You have asked a lot of questions in one go
Volts times amps = watts, which is a measure of how much work the motor can do, so:
36v * 2.3amp = 82.8 watts
24v * 9amp = 216 watts
So your 24 volt motors are capable of producing the most power, if you have a power supply that can hand it over.
But, your coarse pitch screw and high rpm motors are kind of working against one another, because I doubt you want to move at 3750" per min in Rapid This means a fairly substantial gearing down to achieve the proper range of output. But, that is not necessarily a bad thing. If you use timing belts for reduction, you can always change the ratio after you have the machine built.
You need to check the maximum encoder counts your controller will be able to process, as this may influence where you mount the encoders, as well as how many lines of resolution they would need.
An encoder mounted directly on a high rpm motor will generate a lot of pulses, and may overload your controller's feedback capacity, limiting your upper rapid speed unexpectedly.
However, mounting your encoder directly on the screws is considered more accurate. This will allow a higher resolution encoder to be used. Higher res encoders cost more, of course.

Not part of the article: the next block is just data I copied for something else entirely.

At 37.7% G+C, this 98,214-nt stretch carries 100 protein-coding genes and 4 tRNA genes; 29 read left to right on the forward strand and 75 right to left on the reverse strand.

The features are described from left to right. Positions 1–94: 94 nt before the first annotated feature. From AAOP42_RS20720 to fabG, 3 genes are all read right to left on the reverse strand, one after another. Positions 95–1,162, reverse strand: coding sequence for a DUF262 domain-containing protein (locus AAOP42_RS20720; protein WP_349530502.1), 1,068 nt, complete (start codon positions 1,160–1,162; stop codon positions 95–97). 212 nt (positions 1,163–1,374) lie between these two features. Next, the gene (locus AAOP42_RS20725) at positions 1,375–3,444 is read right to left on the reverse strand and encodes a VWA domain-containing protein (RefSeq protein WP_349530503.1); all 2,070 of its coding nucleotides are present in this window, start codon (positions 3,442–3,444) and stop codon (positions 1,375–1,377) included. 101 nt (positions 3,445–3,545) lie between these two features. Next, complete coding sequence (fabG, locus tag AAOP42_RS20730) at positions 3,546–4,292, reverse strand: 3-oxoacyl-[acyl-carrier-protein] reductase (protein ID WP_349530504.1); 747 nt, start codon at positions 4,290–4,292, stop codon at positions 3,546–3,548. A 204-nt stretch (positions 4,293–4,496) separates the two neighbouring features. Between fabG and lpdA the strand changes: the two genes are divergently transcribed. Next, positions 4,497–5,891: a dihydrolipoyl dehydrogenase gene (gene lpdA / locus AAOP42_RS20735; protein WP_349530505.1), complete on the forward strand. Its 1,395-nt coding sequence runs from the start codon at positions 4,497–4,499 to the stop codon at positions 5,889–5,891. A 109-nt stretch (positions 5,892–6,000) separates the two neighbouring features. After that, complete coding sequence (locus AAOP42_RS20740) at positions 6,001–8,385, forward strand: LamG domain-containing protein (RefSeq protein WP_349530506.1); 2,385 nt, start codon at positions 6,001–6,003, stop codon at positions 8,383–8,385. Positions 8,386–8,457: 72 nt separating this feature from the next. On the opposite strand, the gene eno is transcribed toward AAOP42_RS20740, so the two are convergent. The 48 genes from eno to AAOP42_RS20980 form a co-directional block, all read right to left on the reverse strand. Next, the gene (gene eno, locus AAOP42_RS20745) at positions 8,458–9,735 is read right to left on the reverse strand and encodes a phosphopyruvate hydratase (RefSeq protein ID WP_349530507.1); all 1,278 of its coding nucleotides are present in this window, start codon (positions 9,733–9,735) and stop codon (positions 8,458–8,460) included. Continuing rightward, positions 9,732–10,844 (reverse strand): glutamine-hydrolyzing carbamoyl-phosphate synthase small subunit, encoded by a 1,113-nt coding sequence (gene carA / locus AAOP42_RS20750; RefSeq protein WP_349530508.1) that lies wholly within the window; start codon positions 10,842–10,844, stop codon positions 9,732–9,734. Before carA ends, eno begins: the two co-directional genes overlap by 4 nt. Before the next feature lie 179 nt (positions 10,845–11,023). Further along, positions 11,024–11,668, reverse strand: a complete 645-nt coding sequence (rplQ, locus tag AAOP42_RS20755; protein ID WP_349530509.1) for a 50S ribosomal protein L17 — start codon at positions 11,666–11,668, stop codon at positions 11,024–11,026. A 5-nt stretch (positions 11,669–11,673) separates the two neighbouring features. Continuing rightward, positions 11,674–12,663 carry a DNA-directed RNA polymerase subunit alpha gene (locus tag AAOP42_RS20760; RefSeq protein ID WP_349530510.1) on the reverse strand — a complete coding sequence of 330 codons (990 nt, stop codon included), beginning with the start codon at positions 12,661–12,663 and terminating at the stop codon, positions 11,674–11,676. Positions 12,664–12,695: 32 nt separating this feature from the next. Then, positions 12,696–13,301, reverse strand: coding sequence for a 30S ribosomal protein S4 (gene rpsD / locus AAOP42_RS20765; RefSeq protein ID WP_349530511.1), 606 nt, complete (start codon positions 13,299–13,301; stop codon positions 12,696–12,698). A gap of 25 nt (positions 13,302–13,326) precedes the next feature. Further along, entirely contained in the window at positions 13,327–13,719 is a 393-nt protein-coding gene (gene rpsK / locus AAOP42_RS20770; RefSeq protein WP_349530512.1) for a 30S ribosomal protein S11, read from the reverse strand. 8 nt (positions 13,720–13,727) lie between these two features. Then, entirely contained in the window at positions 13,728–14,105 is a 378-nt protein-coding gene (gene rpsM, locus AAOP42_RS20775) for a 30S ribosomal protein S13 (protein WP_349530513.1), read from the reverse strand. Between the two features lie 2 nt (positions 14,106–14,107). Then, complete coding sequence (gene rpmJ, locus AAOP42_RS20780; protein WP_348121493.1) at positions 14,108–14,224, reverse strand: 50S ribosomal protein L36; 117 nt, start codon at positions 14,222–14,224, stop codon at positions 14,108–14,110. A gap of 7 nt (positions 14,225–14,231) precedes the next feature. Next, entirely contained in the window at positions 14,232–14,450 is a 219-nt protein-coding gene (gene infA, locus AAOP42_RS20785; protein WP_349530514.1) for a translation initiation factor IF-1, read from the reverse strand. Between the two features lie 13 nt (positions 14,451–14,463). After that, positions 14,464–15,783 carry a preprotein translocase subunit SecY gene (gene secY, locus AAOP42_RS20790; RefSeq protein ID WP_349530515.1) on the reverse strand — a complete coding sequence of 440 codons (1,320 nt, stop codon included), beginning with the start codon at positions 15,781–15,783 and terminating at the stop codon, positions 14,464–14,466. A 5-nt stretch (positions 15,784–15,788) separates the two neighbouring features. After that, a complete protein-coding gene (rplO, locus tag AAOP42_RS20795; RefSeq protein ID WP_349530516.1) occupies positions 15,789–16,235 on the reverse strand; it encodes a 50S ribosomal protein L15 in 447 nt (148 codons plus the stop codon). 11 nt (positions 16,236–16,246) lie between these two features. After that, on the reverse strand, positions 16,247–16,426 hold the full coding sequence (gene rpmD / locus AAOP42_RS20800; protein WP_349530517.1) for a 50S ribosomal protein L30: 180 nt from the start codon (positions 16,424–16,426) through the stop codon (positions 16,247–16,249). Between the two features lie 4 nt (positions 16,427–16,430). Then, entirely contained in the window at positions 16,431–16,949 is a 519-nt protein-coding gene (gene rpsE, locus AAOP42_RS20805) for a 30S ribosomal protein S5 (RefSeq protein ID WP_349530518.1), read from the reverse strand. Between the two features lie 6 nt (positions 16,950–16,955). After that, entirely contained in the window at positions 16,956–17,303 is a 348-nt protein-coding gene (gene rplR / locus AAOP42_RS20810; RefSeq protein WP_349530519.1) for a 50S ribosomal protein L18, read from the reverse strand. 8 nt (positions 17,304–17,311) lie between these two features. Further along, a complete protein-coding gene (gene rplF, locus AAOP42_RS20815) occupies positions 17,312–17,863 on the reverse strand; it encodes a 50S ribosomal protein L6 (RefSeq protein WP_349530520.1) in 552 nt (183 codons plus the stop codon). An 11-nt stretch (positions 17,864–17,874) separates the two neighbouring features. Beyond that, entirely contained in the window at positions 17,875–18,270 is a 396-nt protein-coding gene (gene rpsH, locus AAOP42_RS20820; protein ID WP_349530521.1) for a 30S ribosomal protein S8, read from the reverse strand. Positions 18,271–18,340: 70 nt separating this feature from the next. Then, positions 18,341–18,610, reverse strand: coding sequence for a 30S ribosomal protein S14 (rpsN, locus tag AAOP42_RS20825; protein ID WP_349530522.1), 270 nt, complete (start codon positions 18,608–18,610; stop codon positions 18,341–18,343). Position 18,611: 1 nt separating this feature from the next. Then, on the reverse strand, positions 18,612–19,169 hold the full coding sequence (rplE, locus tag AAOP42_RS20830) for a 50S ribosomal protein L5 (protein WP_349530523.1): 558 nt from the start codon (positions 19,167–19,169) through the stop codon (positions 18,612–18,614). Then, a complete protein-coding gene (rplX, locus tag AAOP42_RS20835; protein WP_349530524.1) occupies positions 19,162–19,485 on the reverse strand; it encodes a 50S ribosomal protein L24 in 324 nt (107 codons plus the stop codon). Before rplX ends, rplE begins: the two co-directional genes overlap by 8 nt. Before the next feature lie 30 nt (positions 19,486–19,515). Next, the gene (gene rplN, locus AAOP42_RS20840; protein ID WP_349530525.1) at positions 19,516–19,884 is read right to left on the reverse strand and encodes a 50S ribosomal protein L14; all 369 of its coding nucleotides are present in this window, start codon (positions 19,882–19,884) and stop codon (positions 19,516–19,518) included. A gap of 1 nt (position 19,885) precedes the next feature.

Whichever way you mount it, the servo PID settings can be adjusted to accomodate the system. Servos operate according to the amount of error between the present position and the commanded position ( with an upper limit of course). The output voltage is proportional to this error, so the controller really could care less what the servo/ballscrew gear ratio, or what the encoder ratio is. When the encoder feedback shows that the machine is getting near the commanded position, the output voltage is cut back smoothly and quickly to zero, as the commanded position is reached. The PID parameters adjust the way the servo motor settles into position, controlling overshoot, undershoot and oscillation.
What this boils down to is the accel/decel ramps that you will set up are going to be the ultimate limitation for your chosen drive amps. Acceleration is typically when the controller commands the amp to output the maximum voltage. A sharp current spike here will trip out the overload protection on your drives. The actual inertia and friction of your machine slides produces the limitation, and I don't know exactly how you would know in advance what you will be able to achieve in real life rapid speeds.